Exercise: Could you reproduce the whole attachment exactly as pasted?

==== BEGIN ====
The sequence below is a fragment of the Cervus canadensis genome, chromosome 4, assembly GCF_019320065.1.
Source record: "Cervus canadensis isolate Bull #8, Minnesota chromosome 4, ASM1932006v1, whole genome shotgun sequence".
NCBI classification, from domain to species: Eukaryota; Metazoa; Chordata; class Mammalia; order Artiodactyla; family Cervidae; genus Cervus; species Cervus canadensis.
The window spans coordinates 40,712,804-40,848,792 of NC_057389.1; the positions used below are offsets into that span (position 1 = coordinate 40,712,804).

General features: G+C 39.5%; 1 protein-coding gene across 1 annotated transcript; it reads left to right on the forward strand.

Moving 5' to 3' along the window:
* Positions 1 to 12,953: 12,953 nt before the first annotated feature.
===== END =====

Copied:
The sequence below is a fragment of the Cervus canadensis genome, chromosome 4, assembly GCF_019320065.1.
Source record: "Cervus canadensis isolate Bull #8, Minnesota chromosome 4, ASM1932006v1, whole genome shotgun sequence".
NCBI classification, from domain to species: Eukaryota; Metazoa; Chordata; class Mammalia; order Artiodactyla; family Cervidae; genus Cervus; species Cervus canadensis.
The window spans coordinates 40,712,804-40,848,792 of NC_057389.1; the positions used below are offsets into that span (position 1 = coordinate 40,712,804).

General features: G+C 39.5%; 1 protein-coding gene across 1 annotated transcript; it reads left to right on the forward strand.

Moving 5' to 3' along the window:
* Positions 1 to 12,953: 12,953 nt before the first annotated feature.